All organisms known today (AFAIK) are comprised of cells around which a so-called lipid bilayer provides a barrier to the passage of water-soluble molecules; for example sodium and potassium ions and protons (which control pH). That also prevents the necessary macromolecules like RNA and proteins from drifting away. But by itself a lipid membrane is too impervious. In order to provide a suitable milieu, a cell must import and export small (and sometimes large) molecules in carefully controlled ways. It's important to modern life-forms that their cells maintain a gradient of metal ions - sodium outside and potassium inside - and protons. Fluxes of calcium and magnesium ions are important triggers of cell responses. It takes energy to maintain these energetically unfavorable gradients; and when coupled to the synthesis of energy-carrying molecules, the flow of ions down gradients creates useful chemical energy for the cell. And on and on. And the problems/opportunities membranes create for multicellular organisms? Let's not even go there. The necessity for compartmentation requires that some mechanism for accomplishing same must have been created very early in life's history. Impermeable membrane-like vesicles can be produced with the application of mechanical energy to suspensions of phospholipids in water media. So it's easy to imagine how primitive cell walls could be created without the intervention of elaborate biosynthetic chemical systems. However, it won't do to have little vesicles popping up and swallowing the right kind of RNAs at random. Whole chemical networks, including those that create more of the right kind of lipids, have to be scooped up together in approximately the right concentrations for the first living machine to come about.
    I don't mean to rain on the RNA parade life here. This discovery is exciting and stimulating, but we have a tendency nowadays to reduce life to a simple matter of genetics - oh look, RNA can be a gene and catalyze the right kind of chemical reactions at the same time! - that sort of thing. My other point is that the origin of life problem wont have an answer until we can explain how things like membranes and proper packaging came about through physical and chemical means. Probably lots of other things as well.
     
  19. Sep 19, 2016 #18
    The theme of evolution is variation and selection can lead to differentiation of populations across generations. And the variation is specifically the RANDOM variation of genetic errors. I think that the idea is precisely that the beginning of life WAS an accidental, random event, not that it required a creator. The objections you raise ... that it seems improbable are ones that are frequently discussed.

    It is important to recognize that a complex system did not have to arise instantaneously. That would indeed be improbable. The complex cell membrane was likely preceded by a less complex boundary system, which may have been preceded by a poorly bound system (adsorption to clays has been suggested).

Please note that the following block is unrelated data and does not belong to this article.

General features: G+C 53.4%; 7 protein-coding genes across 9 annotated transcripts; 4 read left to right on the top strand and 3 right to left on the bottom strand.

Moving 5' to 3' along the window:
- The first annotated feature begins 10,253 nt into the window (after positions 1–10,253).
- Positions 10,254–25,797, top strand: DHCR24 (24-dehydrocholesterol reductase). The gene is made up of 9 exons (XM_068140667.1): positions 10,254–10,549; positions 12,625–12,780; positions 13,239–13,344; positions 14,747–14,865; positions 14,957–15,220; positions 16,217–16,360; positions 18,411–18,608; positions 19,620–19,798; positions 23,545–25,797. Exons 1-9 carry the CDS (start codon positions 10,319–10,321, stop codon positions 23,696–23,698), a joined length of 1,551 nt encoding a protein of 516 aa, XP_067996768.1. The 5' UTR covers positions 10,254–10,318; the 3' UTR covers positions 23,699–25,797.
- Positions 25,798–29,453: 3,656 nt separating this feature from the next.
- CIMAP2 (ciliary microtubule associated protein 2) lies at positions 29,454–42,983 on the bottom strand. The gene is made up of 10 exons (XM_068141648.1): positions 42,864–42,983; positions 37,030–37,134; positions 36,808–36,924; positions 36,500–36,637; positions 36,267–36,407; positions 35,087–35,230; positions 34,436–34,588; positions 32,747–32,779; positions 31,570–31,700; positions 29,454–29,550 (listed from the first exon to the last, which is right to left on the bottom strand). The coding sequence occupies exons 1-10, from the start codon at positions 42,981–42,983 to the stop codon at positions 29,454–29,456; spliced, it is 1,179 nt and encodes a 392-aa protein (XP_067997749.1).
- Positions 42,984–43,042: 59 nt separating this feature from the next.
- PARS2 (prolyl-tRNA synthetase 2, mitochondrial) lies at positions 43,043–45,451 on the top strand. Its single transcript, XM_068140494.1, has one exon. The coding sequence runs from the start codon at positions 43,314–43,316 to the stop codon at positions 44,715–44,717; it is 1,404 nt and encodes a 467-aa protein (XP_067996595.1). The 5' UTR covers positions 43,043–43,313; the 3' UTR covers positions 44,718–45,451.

I don't doubt that the pathway for the origin of life from non-living systems will be an open question for a long time. But it seems to me that a beginning point in pre-cellular life would likely be an RNA molecule. It satisfies the dual requirements of genotype and phenotype.
     
  20. Sep 19, 2016 #19

    Mark Harder

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    I agree with all the above. However, I want it to be clear that I'm not questioning the notion that life could arise through random mechanisms involving some sort of trial-and-effort/success selection. Like you say, it's still an open question. I was trying to inject a note of caution into the discussion here, one that wasn't raised in any of my - admittedly limited - reading of the subject, and to raise one of the yet-to-be explained requirements for any mechanism for the genesis of life as we now know it. Another example would be the origin of the chirality of RNA and its precursors.
     
  21. Sep 20, 2016 #20
    Hi Mark:

    If you are interested in reading some material that deals with some of your issues, I recommend the following:
    Genesis: The Scientific Quest for Life's Origin by Robert M. Hazen (2005)
    Vital Dust: Life as a Cosmic Imperative by Christian De Duve (1996)
    Singularities: Landmarks on the Pathways of Life by Christian De Duve (2005)​
    Genesis is a personal history of various laboratory work related to origin issues. It includes a discussion of chirality.
    Christian De Duve shared the 1974 Nobel prize for physiology and medicine, and he also explored many issues regarding origin. Vital Dust includes a very clear explanation of "The RNA World". Singularities presents a technically detailed discussion of a plausible sequence of important milestones leading to the origin.

    Hope you enjoy these book as much as I did.

    Regards,
    Buzz